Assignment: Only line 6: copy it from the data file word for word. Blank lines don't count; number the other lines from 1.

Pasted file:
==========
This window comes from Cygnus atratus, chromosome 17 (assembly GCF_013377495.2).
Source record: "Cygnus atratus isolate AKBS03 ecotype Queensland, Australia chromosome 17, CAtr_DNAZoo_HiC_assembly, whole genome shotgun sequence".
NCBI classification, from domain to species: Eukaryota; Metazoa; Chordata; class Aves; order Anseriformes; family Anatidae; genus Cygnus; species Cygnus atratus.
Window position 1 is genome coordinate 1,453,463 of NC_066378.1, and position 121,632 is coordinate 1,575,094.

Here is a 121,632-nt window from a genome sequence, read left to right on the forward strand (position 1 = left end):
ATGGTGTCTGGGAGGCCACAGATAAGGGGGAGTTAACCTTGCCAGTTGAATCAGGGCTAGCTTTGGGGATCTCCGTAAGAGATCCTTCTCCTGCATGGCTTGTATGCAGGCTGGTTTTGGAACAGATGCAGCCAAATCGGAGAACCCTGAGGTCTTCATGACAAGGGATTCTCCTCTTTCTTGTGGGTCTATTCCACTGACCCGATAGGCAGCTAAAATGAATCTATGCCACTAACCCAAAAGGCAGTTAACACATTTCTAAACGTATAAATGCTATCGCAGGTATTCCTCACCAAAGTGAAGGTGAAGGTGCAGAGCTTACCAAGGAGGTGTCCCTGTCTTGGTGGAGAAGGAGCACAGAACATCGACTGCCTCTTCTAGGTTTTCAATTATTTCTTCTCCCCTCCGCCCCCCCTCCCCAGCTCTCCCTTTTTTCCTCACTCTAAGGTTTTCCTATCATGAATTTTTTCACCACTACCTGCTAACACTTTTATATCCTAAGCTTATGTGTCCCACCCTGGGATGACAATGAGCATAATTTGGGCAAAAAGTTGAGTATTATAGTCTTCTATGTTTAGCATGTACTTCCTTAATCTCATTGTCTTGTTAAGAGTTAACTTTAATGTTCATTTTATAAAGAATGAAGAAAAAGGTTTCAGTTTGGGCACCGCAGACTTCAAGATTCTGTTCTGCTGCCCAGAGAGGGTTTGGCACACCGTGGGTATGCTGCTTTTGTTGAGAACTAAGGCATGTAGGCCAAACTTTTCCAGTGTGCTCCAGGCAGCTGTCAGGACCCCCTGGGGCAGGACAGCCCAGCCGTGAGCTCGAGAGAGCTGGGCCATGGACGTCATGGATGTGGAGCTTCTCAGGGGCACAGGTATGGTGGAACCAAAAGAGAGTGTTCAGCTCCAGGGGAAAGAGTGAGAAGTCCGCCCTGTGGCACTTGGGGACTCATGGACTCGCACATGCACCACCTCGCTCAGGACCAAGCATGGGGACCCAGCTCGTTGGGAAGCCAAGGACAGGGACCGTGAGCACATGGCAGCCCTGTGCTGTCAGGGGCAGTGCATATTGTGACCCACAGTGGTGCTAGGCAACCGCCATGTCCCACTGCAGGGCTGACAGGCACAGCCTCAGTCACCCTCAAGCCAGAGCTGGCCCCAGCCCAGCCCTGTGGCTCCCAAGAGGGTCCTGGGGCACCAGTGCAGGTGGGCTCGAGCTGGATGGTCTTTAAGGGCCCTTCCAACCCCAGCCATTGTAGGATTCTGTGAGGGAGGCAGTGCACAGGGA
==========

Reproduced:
ATGGTGTCTGGGAGGCCACAGATAAGGGGGAGTTAACCTTGCCAGTTGAATCAGGGCTAGCTTTGGGGATCTCCGTAAGAGATCCTTCTCCTGCATGGCTTGTATGCAGGCTGGTTTTGGAACAGATGCAGCCAAATCGGAGAACCCTGAGGTCTTCATGACAAGGGATTCTCCTCTTTCTTGTGGGTCTATTCCACTGACCCGATAGGCAGCTAAAATGAATCTATGCCACTAACCCAAAAGGCAGTTAACACATTTCTAAACGTATAAATGCTATCGCAGGTATTCCTCACCAAAGTGAAGGTGAAGGTGCAGAGCTTACCAAGGAGGTGTCCCTGTCTTGGTGGAGAAGGAGCACAGAACATCGACTGCCTCTTCTAGGTTTTCAATTATTTCTTCTCCCCTCCGCCCCCCCTCCCCAGCTCTCCCTTTTTTCCTCACTCTAAGGTTTTCCTATCATGAATTTTTTCACCACTACCTGCTAACACTTTTATATCCTAAGCTTATGTGTCCCACCCTGGGATGACAATGAGCATAATTTGGGCAAAAAGTTGAGTATTATAGTCTTCTATGTTTAGCATGTACTTCCTTAATCTCATTGTCTTGTTAAGAGTTAACTTTAATGTTCATTTTATAAAGAATGAAGAAAAAGGTTTCAGTTTGGGCACCGCAGACTTCAAGATTCTGTTCTGCTGCCCAGAGAGGGTTTGGCACACCGTGGGTATGCTGCTTTTGTTGAGAACTAAGGCATGTAGGCCAAACTTTTCCAGTGTGCTCCAGGCAGCTGTCAGGACCCCCTGGGGCAGGACAGCCCAGCCGTGAGCTCGAGAGAGCTGGGCCATGGACGTCATGGATGTGGAGCTTCTCAGGGGCACAGGTATGGTGGAACCAAAAGAGAGTGTTCAGCTCCAGGGGAAAGAGTGAGAAGTCCGCCCTGTGGCACTTGGGGACTCATGGACTCGCACATGCACCACCTCGCTCAGGACCAAGCATGGGGACCCAGCTCGTTGGGAAGCCAAGGACAGGGACCGTGAGCACATGGCAGCCCTGTGCTGTCAGGGGCAGTGCATATTGTGACCCACAGTGGTGCTAGGCAACCGCCATGTCCCACTGCAGGGCTGACAGGCACAGCCTCAGTCACCCTCAAGCCAGAGCTGGCCCCAGCCCAGCCCTGTGGCTCCCAAGAGGGTCCTGGGGCACCAGTGCAGGTGGGCTCGAGCTGGATGGTCTTTAAGGGCCCTTCCAACCCCAGCCATTGTAGGATTCTGTGAGGGAGGCAGTGCACAGGGA